Famed duo "Jim and Greg" play their own all-time favorite musical Duets.

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Music News

What if you could predict a hit? It's a music industry dream (or nightmare depending on how you look at it.) New research from Emory University suggests that the answers might lie in our brains. Dr. Gregory Berns and his team have discovered that teens have tell-tale brain responses when listening to hit songs, and that could help predict a song's commercial success. He explains to Jim and Greg that the discovery was an accident. After conducting MRI studies on teens listening to MySpace music, he noted that one of the tracks, One Republic's "Apologize" became an American Idol hit years later. Strong activity in two brain regions could predict hits about 1/3 of the time. Weak activity was even better at predicting non-hits. And brain responses in those regions were better predictors of song success than whether the participants said they liked or disliked any given song. Jim and Greg aren't teens, but wonder if their work could be made easier with MRI technology.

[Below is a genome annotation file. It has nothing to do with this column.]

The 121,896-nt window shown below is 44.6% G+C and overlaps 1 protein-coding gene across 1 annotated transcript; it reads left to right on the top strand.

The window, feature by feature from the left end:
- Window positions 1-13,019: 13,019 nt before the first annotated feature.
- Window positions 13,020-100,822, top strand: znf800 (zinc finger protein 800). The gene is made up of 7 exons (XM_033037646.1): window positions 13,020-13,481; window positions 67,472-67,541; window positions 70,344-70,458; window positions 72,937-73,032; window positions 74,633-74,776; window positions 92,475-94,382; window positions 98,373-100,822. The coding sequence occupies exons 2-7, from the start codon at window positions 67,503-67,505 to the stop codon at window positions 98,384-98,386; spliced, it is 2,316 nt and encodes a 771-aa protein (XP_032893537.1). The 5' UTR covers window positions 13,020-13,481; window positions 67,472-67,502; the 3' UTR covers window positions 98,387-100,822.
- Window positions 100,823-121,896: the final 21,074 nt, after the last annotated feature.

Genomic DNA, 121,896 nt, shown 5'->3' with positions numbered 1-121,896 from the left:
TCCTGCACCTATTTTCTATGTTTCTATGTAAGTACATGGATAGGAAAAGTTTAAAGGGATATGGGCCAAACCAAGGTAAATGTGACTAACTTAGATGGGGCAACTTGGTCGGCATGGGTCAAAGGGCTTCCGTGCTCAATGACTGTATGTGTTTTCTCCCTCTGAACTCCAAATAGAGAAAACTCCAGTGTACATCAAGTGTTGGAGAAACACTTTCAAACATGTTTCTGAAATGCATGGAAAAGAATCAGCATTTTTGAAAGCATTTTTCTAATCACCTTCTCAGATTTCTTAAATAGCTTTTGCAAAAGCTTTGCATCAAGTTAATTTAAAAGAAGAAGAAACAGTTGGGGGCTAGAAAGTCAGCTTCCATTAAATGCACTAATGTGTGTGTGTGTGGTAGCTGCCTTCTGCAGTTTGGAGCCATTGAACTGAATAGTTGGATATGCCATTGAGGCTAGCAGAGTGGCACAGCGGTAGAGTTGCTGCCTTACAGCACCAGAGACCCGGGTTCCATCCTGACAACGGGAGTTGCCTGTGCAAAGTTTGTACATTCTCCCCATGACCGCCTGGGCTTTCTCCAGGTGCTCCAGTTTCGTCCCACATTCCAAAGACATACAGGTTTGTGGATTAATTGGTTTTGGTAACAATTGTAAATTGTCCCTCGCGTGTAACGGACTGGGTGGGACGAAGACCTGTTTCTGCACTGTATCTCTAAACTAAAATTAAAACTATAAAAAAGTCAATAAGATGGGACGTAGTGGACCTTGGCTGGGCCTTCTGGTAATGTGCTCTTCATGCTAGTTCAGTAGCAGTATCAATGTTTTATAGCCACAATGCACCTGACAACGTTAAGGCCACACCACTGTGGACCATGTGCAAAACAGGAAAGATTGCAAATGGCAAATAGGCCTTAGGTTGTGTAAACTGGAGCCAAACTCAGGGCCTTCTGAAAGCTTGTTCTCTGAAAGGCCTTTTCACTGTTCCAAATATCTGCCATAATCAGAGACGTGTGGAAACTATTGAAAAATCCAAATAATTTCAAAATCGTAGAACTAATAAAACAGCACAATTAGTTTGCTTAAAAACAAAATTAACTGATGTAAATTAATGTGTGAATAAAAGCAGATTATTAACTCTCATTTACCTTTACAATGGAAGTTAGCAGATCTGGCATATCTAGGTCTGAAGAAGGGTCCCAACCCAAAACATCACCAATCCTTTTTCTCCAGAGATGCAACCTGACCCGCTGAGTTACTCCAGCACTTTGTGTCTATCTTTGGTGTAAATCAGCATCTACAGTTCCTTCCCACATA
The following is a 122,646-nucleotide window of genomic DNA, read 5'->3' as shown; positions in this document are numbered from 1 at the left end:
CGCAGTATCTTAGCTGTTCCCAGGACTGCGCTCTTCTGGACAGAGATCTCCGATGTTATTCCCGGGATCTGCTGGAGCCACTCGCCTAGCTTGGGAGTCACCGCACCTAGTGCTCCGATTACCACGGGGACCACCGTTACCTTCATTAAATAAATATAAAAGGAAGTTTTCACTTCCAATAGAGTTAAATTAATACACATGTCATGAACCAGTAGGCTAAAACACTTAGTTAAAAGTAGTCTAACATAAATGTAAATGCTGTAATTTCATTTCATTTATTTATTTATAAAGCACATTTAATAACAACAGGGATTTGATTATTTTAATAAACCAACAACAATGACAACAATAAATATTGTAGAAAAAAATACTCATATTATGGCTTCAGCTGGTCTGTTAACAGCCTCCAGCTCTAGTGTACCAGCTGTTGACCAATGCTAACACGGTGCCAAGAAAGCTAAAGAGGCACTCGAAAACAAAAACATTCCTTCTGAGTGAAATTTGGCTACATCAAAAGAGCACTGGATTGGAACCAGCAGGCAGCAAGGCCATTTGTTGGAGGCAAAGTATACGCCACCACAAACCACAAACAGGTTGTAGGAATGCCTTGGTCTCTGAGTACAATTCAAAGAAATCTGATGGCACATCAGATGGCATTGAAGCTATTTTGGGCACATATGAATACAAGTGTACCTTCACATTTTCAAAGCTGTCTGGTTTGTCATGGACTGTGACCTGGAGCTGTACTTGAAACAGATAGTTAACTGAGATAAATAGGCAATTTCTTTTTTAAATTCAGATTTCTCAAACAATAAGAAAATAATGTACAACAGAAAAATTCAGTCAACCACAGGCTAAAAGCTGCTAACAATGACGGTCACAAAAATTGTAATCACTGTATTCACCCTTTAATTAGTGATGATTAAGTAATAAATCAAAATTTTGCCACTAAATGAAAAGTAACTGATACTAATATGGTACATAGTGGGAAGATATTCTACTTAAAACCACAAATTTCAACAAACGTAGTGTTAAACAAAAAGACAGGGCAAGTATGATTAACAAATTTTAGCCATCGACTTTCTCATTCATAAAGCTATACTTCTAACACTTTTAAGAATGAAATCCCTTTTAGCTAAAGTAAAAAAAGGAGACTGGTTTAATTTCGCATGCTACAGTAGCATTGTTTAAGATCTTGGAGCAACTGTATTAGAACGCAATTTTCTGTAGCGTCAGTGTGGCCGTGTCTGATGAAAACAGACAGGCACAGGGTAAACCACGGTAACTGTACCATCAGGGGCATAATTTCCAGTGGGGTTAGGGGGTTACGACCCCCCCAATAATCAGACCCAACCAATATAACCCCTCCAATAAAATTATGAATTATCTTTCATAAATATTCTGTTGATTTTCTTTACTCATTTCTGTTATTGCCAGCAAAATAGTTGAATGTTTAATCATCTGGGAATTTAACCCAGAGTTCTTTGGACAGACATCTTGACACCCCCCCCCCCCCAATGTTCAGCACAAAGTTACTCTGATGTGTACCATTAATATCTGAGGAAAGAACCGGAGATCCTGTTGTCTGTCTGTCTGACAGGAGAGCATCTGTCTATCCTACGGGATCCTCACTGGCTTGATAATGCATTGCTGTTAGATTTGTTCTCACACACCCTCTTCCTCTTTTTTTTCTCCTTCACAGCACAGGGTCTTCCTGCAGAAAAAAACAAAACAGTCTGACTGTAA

Great Rock Duets

Like peas and carrots, and Jim and Greg, some things are better in twos. That especially goes for voices. There's something special about a great Duet, so this week our own duo play their favorites.


  • Simon and Garfunkel, "The Only Living Boy in New York"
  • Method Man and Mary J. Blige, "I’ll Be There For You/You’re All I Need to Get By" (Puff Daddy Mix)
  • Mickey & Sylvia, "Love Is Strange." (Greg likes this song despite Dirty Dancing, not because of it. And who knew Sylvia was this Sylvia?)
  • The Jayhawks, "Blue"


  • Marvin Gaye and Tammi Terrell, "Onion Song"
  • Led Zeppelin featuring Sandy Denny, "The Battle of Evermore"
  • Kirsty MacColl and Shane MacGowan, "Fairytale of New York"
  • Iggy Pop and Kate Pierson, "Candy." (Kate Pierson takes the prize when it comes to duets. Check out her performances with Michael Stipe and David Byrne.)

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